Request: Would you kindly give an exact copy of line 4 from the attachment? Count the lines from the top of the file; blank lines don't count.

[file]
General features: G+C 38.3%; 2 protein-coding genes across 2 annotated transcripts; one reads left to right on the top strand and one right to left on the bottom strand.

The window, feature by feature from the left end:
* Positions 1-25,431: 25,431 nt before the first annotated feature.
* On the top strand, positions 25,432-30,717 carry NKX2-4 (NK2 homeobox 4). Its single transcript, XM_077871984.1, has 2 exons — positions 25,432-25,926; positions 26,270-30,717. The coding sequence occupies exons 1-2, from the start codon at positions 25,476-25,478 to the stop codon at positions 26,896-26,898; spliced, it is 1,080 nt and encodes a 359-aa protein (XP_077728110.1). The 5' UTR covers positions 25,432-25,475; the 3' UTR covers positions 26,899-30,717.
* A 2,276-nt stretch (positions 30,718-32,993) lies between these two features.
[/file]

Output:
* On the top strand, positions 25,432-30,717 carry NKX2-4 (NK2 homeobox 4). Its single transcript, XM_077871984.1, has 2 exons — positions 25,432-25,926; positions 26,270-30,717. The coding sequence occupies exons 1-2, from the start codon at positions 25,476-25,478 to the stop codon at positions 26,896-26,898; spliced, it is 1,080 nt and encodes a 359-aa protein (XP_077728110.1). The 5' UTR covers positions 25,432-25,475; the 3' UTR covers positions 26,899-30,717.